His course of action leads to a rift with the Doctor, who is also feeling marginalised for the reasons discussed above.  If I wished anything from the book it’s that there would be more of its title character, although his absence could be a planned attempt to show how the universe copes when the star timelord is out of sorts.  After he and The Brig are stranded on Avalon for various reasons, he actually tries to build himself a new Tardis out of ply-wood and only really perks up when the aforementioned Queen, Mab sends him on a mission and he only really becomes his Doctorish self in the close stages (which I’ll come to later).  He’s become an old a wary traveller of late, almost as though he’s finally had too many experiences and adventures and seen too many people die and that it’s all just stopped being fun.

Avalon too is a wonderful creation, a fusion of classic fantasy archetypes shaken about and plugged into a new power source, a world which exists in the dreams of a single being.  There be dragons here and lizards who it’s inferred are Silurians and beautiful if cynical queens in big castles.  The impression given is that this is the world that would go on to become King Arthur’s realm and then our own -- that this is his ancestry in much the same way that Elizabethan Britain is to us.  The pieces are almost in place.  But it’ll never develop into that -- Arthur and the place where the Doctor is Merlin exists on yet another plain of existence.  It’s another approach to fantasy from the people who brought you Hyspero but more Tolkien than The Brothers Grimm.  But again, it’s scientifically rationalised and the franchise’s dictum than what looks like magic is actually some higher form of technology is carefully maintained, just as it should be.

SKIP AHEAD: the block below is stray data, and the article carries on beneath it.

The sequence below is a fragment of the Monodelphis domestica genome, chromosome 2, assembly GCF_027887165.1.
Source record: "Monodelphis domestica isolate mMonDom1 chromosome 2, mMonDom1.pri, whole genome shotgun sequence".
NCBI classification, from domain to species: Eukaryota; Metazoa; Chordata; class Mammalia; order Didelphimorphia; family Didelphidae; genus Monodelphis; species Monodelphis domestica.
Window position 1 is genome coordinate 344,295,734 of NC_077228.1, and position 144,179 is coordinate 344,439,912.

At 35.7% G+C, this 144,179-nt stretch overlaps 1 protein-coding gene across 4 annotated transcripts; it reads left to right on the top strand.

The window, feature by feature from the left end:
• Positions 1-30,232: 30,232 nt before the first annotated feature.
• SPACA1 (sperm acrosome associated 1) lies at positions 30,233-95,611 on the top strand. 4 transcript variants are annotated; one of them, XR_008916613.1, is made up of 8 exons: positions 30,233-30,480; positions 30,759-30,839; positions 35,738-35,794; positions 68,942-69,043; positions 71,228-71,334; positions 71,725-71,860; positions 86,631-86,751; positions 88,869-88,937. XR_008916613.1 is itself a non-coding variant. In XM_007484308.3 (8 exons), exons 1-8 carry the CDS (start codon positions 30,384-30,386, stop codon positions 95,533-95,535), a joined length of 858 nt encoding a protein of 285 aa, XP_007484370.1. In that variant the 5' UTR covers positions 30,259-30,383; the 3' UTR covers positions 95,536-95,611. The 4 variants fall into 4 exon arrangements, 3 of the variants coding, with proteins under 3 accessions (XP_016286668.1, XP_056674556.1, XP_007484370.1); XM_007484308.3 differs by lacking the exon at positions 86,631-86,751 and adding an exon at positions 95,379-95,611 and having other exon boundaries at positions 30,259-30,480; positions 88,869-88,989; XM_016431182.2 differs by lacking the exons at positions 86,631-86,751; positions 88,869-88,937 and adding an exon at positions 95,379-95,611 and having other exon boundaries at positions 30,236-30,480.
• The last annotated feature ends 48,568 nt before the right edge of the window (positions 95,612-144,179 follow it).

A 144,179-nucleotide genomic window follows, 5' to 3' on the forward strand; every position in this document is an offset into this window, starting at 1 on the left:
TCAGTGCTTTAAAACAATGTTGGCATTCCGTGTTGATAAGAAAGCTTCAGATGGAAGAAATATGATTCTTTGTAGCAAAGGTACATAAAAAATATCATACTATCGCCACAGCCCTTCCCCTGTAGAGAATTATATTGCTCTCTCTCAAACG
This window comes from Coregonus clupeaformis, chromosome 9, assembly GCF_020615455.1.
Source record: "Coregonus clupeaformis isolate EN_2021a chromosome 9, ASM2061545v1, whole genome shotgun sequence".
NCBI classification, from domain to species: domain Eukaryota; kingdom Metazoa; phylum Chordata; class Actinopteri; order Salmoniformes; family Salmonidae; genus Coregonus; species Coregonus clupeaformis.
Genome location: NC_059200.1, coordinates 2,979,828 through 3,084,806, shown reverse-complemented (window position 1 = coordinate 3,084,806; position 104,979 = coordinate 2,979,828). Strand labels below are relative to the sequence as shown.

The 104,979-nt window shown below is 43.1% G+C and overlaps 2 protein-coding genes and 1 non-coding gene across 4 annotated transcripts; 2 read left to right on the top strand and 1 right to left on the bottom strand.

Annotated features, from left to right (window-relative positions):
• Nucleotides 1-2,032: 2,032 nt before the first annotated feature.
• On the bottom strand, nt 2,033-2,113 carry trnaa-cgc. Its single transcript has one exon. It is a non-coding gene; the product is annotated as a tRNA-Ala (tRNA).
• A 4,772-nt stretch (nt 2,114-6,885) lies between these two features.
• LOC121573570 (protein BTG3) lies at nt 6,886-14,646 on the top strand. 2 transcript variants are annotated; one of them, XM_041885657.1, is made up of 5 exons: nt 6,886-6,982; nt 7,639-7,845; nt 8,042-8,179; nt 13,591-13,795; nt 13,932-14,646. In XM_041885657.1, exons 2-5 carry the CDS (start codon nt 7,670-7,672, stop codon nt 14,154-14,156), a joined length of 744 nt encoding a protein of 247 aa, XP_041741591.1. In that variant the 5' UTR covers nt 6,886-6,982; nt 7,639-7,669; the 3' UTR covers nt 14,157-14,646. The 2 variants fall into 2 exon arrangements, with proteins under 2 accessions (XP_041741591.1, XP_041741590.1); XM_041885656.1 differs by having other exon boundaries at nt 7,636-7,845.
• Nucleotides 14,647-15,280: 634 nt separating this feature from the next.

There isn’t much, but the book also features the most realistic depiction of near-contemporary Earth I‘ve seen in a while, at least in terms of these novels.  The book is set in 2012 (no sign of the Olympics and the beacon of hope and love, thank goodness) but the opening stages in which Compassion is tasked with learning about humanity and later when she and Fitz are tasked to find someone unreal in the real world you do get a lovely sense of the space inside the M25.  The EDAs have spent a surprising lack of time overall on contemporary Earth in London even though it would provide some really potent images, at least with this Tardis crew, as a section of this novel shows.

But in the end, without giving too much away I hope, it’s all about Compassion.  As with the best story-arcs, there have been hints and allegations as to what’s been happening to her and when revealed unsurprisingly its Gallifrey related, leading to the biggest surprise of the book, the appearance of President Romana.  She’s now in her third incarnation and very much the Imperiatrix of the audio series, her travels with the Doctor a distant memory.  That she would send these two agents, only a parsec away from the agents of the Enemy from The Taking of Planet 5, perfectly and coldly demonstrates the change in her from the girl who skipped about Paris in a school uniform.  It’s a tragedy to see her like this but it shows the franchise moving on and not dwelling and allowing for friends to become enemies.

At the close of the novel the Doctor’s on the run again, has a sense of purpose and as one long story ends another begins.  The series has never been better than when the Doctor has something of his own to fight for.  In the early days, it was control of his Tardis, then it was gaining his freedom from Earth, then it was getting to Metebelis 3 (ish), then search for the Key to Time, then on the run from the Black Guardian, then trying to get Tegan back to Heathrow (again, ish), then dealing with a duff regeneration and subsequent trial, then with the excesses of the universe and now trying to save his a friend from an ex-friend.  Sadly, looking at the pile of books on my shelf and the burning bright orange cover which looms there I don’t think this state of affairs is going to last long.  But it should be fun while it lasts.